Polk Audio vs. Klipsch syndrome.

R

Russdawg1

Audioholic
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Also, do you recommend the 10 or 12 inch?
Bigger is better, and dual 15” is still within your price range...

I had the 12”. It was good, but with dual 15” subs it would have been way better because headroom and lower bass extension.
 
Matthew J Poes

Matthew J Poes

Full Audioholic
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Dayton Audio is a sub-brand of Parts express. I consider them a good brand. Not the equal of SVS or HSU, but it's also a lot cheaper. I haven't had reliability problems. The HSU and SVS might be a bit louder, I'm not sure. I don't have comparable CEA-2010 test graphs to compare. Maybe others here know.

In any case, I would get the biggest subwoofer you can handle. I would get the 12" or even the 15".
 
L

LamontSim

Audioholic
Ratings
8
Dayton Audio is a sub-brand of Parts express. I consider them a good brand. Not the equal of SVS or HSU, but it's also a lot cheaper. I haven't had reliability problems. The HSU and SVS might be a bit louder, I'm not sure. I don't have comparable CEA-2010 test graphs to compare. Maybe others here know.

In any case, I would get the biggest subwoofer you can handle. I would get the 12" or even the 15".
Thanks for the advice.
 
S

snakeeyes

Audioholic Field Marshall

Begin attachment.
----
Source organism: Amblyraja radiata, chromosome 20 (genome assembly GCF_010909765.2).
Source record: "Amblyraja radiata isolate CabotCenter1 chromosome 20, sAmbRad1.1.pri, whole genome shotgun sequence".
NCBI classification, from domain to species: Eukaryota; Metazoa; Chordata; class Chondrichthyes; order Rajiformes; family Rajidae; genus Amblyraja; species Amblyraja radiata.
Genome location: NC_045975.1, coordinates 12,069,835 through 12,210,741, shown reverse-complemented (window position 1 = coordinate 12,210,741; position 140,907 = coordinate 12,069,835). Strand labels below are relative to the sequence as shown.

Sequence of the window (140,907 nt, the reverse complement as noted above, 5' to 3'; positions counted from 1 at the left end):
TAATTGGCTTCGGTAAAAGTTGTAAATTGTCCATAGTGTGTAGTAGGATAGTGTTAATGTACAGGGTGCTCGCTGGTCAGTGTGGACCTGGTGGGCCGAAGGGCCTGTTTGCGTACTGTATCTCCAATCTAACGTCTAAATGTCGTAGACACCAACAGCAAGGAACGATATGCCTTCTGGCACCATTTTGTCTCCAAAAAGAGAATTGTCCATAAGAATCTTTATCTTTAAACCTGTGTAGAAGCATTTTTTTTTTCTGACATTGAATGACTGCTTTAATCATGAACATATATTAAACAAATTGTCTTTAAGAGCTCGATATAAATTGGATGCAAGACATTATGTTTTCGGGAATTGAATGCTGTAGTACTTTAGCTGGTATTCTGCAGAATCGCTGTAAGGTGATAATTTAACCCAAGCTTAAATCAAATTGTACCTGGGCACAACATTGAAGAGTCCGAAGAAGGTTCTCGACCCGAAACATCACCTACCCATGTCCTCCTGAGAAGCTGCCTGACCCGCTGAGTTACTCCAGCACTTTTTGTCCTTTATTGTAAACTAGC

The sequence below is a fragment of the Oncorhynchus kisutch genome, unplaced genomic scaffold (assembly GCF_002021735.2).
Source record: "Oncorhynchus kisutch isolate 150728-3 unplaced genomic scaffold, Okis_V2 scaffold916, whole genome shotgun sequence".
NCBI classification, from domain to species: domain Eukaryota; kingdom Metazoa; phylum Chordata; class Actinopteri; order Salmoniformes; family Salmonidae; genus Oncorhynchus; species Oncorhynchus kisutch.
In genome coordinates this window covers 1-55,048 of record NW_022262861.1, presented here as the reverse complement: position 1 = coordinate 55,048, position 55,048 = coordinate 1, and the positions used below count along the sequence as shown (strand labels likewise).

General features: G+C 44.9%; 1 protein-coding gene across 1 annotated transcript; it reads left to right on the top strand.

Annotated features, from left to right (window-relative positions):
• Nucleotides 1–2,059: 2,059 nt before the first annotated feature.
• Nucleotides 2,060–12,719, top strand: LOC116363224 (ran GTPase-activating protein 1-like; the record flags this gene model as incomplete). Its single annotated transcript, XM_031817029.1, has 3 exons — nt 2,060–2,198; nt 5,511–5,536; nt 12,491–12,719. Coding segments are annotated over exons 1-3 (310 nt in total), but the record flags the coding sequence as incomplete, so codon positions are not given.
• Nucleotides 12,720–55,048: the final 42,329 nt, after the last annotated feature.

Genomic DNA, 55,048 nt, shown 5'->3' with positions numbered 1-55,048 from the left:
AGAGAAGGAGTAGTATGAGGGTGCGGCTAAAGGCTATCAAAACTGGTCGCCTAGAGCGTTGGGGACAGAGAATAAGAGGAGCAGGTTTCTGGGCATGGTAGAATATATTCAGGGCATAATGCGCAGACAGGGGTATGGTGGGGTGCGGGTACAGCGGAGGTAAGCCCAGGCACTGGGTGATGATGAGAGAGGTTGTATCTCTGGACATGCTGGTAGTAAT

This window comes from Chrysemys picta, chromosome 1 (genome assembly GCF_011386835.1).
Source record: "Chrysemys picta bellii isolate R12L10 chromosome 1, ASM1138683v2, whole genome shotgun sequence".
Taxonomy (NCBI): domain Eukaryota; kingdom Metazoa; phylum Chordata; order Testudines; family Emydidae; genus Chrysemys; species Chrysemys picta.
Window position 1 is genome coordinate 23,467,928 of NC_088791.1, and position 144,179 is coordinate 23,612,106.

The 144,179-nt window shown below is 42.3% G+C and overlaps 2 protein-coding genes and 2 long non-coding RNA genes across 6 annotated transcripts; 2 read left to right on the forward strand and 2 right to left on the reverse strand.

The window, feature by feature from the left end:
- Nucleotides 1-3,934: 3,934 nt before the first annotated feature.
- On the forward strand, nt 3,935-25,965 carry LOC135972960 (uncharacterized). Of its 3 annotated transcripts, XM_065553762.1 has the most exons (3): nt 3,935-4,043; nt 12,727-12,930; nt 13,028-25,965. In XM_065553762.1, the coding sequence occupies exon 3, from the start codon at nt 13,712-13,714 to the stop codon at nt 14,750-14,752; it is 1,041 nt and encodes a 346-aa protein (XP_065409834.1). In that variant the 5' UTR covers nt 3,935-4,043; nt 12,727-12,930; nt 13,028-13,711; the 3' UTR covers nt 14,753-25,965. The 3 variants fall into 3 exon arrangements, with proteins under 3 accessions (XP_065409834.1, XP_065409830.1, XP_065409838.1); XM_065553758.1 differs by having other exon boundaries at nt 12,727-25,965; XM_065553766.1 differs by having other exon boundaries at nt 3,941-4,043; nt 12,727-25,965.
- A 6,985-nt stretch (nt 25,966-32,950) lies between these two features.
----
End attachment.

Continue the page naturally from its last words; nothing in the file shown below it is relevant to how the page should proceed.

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727 1 1
I think this is undeniably the best value in 12" subwoofers on the market:
https://www.parts-express.com/dayton-audio-sub-1200-12-120-watt-powered-subwoofer--300-629
The performance per dollar is pretty huge. In your budget, you could even get a pair of them which offers some decent advantages.

http://www.hsuresearch.com/products/vtf-1mk3.html
good value as well

https://www.svsound.com/pages/subwoofers#1000-series
also a good value, but I'll just say that my opinion is that this is not substantially better than the much cheaper Dayton Audio Sub.

https://www.monoprice.com/product?p_id=24456
these are a stupid good value. A little more expensive than you wanted, but I thought worth mentioning. They are big and heavy for the driver size.

I've actually put together some systems based on three of the Dayton Audio 12" subwoofers that had bass quality so good I bet people would be shocked at the sound quality for the dollar and never believe it was coming from such a cheap subwoofer. I know the owners were both skeptical and shocked.